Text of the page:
NEW YORK – There has never been a better time to be a consumer. America is on sale.
The Great Recession has caused massive job losses and hardship for millions, but it has also fostered a shoppers’ paradise. Anyone who still has the means to spend can find unheard of deals.
Prices on everything from clothes to coffee to cat food are dropping, some faster than they have in half a century. Items rarely discounted – like Tiffany engagement rings – are now. The two biggest purchases most people make – homes and new cars – are selling at steep price reductions.
“This is the new normal,” says Donald Keprta, president of Dominick’s, a supermarket chain in the Midwest, which just cut prices by as much as 30 percent on thousands of items. “We aren’t going back.”
What’s happening now has been building for years. Wal-Mart Stores Inc. introduced “everyday low prices” many years ago. Amazon.com redefined the idea of bargain prices during the late 1990s when it helped introduce online shopping. After the 2001 recession, automakers introduced zero-percent financing to boost sales. McDonald’s “Dollar Meals” made fast food even cheaper.
But until the Great Recession came along, consumers hadn’t seen anything yet.
Last fall’s financial meltdown triggered a plunge in stock prices and home values and wiped out 11 percent – $6.6 trillion – of household wealth in six months. It also put an end to easy credit, which had fueled the consumption that powered the economy for most of the decade.
Those who still have jobs don’t want to spend as they once did. There is a new societal pressure to be careful and smart when buying almost anything. From Chicago’s Miracle Mile to malls around Orange County, Calif., it was once a status symbol to trot around with armloads of shopping bags with designer names on them. Now, it’s considered ostentatious.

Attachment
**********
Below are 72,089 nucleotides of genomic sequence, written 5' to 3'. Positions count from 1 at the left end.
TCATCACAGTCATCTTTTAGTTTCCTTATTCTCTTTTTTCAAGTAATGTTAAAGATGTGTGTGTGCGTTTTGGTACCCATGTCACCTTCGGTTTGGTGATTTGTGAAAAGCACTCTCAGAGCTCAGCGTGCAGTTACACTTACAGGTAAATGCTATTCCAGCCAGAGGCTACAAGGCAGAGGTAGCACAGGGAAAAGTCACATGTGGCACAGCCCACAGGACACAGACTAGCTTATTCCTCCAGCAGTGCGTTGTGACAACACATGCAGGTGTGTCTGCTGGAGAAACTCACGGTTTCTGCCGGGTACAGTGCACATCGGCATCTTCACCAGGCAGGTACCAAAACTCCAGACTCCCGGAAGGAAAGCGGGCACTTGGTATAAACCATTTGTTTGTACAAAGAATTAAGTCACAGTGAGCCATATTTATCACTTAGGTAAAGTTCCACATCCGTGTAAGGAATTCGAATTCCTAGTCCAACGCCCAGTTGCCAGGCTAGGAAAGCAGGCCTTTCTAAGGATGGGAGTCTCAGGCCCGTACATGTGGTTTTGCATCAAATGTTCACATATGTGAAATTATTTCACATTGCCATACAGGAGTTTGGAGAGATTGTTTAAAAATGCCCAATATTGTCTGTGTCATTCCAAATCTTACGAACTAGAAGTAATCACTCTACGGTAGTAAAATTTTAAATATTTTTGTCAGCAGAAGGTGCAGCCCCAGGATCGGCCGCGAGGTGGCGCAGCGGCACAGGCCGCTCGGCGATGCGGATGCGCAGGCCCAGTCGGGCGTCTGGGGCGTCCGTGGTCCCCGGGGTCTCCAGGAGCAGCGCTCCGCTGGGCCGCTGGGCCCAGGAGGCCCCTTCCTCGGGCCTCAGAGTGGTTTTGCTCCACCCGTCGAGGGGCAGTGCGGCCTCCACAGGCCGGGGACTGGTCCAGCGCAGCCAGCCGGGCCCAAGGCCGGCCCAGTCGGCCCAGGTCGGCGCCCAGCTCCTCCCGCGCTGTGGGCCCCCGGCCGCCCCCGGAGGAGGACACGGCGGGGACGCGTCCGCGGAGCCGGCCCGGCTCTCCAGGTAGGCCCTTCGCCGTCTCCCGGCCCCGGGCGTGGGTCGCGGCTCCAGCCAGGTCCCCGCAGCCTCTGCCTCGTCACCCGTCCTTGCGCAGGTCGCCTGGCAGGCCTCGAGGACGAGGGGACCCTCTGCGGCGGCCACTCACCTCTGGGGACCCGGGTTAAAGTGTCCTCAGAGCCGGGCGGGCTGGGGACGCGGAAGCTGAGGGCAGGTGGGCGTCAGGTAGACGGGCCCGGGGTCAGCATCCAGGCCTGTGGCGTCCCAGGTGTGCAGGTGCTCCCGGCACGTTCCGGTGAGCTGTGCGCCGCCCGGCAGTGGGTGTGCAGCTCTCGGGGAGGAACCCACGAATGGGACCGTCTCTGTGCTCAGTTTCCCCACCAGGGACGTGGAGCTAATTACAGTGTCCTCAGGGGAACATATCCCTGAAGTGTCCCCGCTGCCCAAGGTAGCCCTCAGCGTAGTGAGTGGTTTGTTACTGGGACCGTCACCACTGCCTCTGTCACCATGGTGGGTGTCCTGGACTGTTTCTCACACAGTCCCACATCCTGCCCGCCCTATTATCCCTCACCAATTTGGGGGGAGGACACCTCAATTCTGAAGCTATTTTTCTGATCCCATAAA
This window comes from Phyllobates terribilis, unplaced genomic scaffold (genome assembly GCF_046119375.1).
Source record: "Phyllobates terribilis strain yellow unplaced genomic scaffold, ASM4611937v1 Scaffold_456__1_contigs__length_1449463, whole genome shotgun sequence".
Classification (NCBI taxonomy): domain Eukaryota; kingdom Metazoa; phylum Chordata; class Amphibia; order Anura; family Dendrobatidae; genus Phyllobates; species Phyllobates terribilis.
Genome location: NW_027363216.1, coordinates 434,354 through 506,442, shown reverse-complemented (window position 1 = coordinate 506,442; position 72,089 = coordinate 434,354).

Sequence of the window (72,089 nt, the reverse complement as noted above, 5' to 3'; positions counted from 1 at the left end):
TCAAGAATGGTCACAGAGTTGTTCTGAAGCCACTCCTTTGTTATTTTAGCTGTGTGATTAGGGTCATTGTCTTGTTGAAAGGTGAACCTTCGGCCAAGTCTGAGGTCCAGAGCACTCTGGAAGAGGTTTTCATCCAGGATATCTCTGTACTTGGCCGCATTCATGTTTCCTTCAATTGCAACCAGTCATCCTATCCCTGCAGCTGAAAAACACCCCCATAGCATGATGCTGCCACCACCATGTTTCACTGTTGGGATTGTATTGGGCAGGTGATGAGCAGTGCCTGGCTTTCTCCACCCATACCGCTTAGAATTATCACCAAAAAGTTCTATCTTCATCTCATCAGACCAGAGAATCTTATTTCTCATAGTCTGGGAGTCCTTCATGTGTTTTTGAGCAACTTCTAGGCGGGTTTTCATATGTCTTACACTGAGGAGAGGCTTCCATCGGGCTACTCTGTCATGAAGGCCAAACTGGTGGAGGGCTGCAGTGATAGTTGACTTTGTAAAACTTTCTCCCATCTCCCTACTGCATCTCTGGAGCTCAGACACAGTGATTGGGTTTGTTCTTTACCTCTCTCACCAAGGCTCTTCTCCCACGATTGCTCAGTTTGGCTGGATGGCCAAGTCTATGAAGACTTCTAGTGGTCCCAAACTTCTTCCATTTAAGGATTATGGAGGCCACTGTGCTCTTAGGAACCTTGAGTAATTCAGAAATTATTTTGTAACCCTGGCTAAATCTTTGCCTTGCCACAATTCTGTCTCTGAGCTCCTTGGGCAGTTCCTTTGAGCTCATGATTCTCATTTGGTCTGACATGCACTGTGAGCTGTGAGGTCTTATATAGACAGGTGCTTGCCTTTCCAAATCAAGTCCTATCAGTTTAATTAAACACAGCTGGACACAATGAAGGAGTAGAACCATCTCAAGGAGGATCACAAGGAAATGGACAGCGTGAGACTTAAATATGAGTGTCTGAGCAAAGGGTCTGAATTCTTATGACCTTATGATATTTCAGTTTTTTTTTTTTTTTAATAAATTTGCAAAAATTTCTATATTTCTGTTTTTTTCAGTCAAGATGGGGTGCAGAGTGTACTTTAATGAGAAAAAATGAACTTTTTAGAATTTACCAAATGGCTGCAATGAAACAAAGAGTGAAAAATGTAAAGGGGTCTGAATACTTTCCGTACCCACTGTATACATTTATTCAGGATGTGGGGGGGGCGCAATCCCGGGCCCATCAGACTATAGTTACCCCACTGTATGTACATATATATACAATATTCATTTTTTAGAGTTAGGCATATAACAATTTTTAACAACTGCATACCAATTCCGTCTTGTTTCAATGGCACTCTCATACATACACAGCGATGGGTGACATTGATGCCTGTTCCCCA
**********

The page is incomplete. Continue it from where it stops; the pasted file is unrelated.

Traditionally, manufacturers and retailers lowered prices to clear inventory. Today, they’re cutting prices because consumers are demanding it. If it lasts, the ramifications will be wide-ranging.
“There’s almost a new morality to spending,” Liz Claiborne Inc. CEO Bill McComb told an investor conference last month.
The bargains being offered at the Garden State Plaza in Paramus, N.J., make it seem the day after Christmas. But it’s only a weekday in September. The deals start at 25 percent off and keep getting better. Neiman Marcus, Forever 21, Ann Taylor, Macy’s, Gap – across the retailing spectrum there are promotions.
Retail sales remain sluggish, and more than half of the people surveyed recently by America’s Research Group and UBS said they are shopping less. But when they do shop, most go to stores with lower prices or wait for sales before returning to their favorite retailer, according to the survey.
Dave Ratner sees this price chase firsthand. His four-store chain in western Massachusetts, Dave’s Soda & Pet City, has never been so focused on promotions and low prices.
During the past year, customers stopped buying $50 bags of premium dog food and “special” $10 pet treats. Pet-related Halloween merchandise usually sells well, but he isn’t stocking any this year because he doesn’t think people will buy it. Instead, he’s offering big discounts on cheaper brands of pet food.
“It’s killing my profit margins, but if you don’t offer specials and lots of promotions, you aren’t operating in the current world,” he said.
Great buys are not exclusive to retailing. The government’s cash for clunkers program is over, but more than half of car buyers still get a cash rebate, according to J.D. Power & Associates.
Hotel rooms cost travelers nearly 20 percent less, on average, than last year, the biggest decline since Smith Travel Research began collecting data in 1987.
Home prices have dropped 30 percent, on average, from the peak in 2006. In some markets, they’re down more than 50 percent. Homes in parts of Detroit are cheaper than a new car.
Overall, prices are tumbling at the fastest rate in decades. The government’s Consumer Price Index, which measures the average price of goods and services purchased by households, has fallen 1.5 percent over the last 12 months. The reading for July showed a 2.1 percent annual decline, the biggest since 1950.
The largest decline has been in energy prices, but other areas have fallen, too. Among them: food, appliances, furniture, jewelry, sporting goods, audio and visual equipment and apartment rents.
But ever-lower prices have risks, too. The more shoppers expect prices to fall, the less they shop until prices drop. It becomes a self-fulfilling prophecy that forces companies to keep cutting. That reduces profits, making it less likely companies will hire workers or raise wages. Economists say the worst scenario would be a deflationary spiral, which Japan has been stuck in for the last two decades.